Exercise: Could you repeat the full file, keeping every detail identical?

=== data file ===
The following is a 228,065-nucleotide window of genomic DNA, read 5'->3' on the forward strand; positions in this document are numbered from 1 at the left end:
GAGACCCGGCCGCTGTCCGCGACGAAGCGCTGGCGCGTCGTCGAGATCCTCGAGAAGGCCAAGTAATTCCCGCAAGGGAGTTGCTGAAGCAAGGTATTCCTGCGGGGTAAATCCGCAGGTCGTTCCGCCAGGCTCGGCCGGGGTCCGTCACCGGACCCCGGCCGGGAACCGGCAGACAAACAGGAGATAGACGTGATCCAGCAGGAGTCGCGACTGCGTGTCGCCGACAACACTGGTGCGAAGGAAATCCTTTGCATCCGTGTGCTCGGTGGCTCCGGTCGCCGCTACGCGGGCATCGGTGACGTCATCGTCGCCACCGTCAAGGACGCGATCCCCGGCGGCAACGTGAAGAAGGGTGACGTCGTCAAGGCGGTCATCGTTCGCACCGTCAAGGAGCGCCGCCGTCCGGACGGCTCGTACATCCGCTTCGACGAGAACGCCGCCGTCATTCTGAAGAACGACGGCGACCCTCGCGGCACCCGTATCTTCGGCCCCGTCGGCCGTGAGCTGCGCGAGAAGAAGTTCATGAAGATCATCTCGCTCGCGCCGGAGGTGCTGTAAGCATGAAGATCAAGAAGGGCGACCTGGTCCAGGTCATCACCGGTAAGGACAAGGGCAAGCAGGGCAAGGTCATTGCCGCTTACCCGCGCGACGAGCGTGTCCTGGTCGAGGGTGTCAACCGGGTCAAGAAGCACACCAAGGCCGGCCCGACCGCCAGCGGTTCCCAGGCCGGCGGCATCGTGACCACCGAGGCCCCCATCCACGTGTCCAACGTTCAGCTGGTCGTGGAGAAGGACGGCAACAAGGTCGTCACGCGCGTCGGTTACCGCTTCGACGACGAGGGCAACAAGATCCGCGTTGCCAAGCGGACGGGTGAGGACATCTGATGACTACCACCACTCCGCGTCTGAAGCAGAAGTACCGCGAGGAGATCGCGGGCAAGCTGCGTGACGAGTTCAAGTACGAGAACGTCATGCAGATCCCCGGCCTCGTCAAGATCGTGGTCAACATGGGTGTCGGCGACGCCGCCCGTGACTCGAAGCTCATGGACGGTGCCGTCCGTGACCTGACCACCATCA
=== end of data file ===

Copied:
The following is a 228,065-nucleotide window of genomic DNA, read 5'->3' on the forward strand; positions in this document are numbered from 1 at the left end:
GAGACCCGGCCGCTGTCCGCGACGAAGCGCTGGCGCGTCGTCGAGATCCTCGAGAAGGCCAAGTAATTCCCGCAAGGGAGTTGCTGAAGCAAGGTATTCCTGCGGGGTAAATCCGCAGGTCGTTCCGCCAGGCTCGGCCGGGGTCCGTCACCGGACCCCGGCCGGGAACCGGCAGACAAACAGGAGATAGACGTGATCCAGCAGGAGTCGCGACTGCGTGTCGCCGACAACACTGGTGCGAAGGAAATCCTTTGCATCCGTGTGCTCGGTGGCTCCGGTCGCCGCTACGCGGGCATCGGTGACGTCATCGTCGCCACCGTCAAGGACGCGATCCCCGGCGGCAACGTGAAGAAGGGTGACGTCGTCAAGGCGGTCATCGTTCGCACCGTCAAGGAGCGCCGCCGTCCGGACGGCTCGTACATCCGCTTCGACGAGAACGCCGCCGTCATTCTGAAGAACGACGGCGACCCTCGCGGCACCCGTATCTTCGGCCCCGTCGGCCGTGAGCTGCGCGAGAAGAAGTTCATGAAGATCATCTCGCTCGCGCCGGAGGTGCTGTAAGCATGAAGATCAAGAAGGGCGACCTGGTCCAGGTCATCACCGGTAAGGACAAGGGCAAGCAGGGCAAGGTCATTGCCGCTTACCCGCGCGACGAGCGTGTCCTGGTCGAGGGTGTCAACCGGGTCAAGAAGCACACCAAGGCCGGCCCGACCGCCAGCGGTTCCCAGGCCGGCGGCATCGTGACCACCGAGGCCCCCATCCACGTGTCCAACGTTCAGCTGGTCGTGGAGAAGGACGGCAACAAGGTCGTCACGCGCGTCGGTTACCGCTTCGACGACGAGGGCAACAAGATCCGCGTTGCCAAGCGGACGGGTGAGGACATCTGATGACTACCACCACTCCGCGTCTGAAGCAGAAGTACCGCGAGGAGATCGCGGGCAAGCTGCGTGACGAGTTCAAGTACGAGAACGTCATGCAGATCCCCGGCCTCGTCAAGATCGTGGTCAACATGGGTGTCGGCGACGCCGCCCGTGACTCGAAGCTCATGGACGGTGCCGTCCGTGACCTGACCACCATCA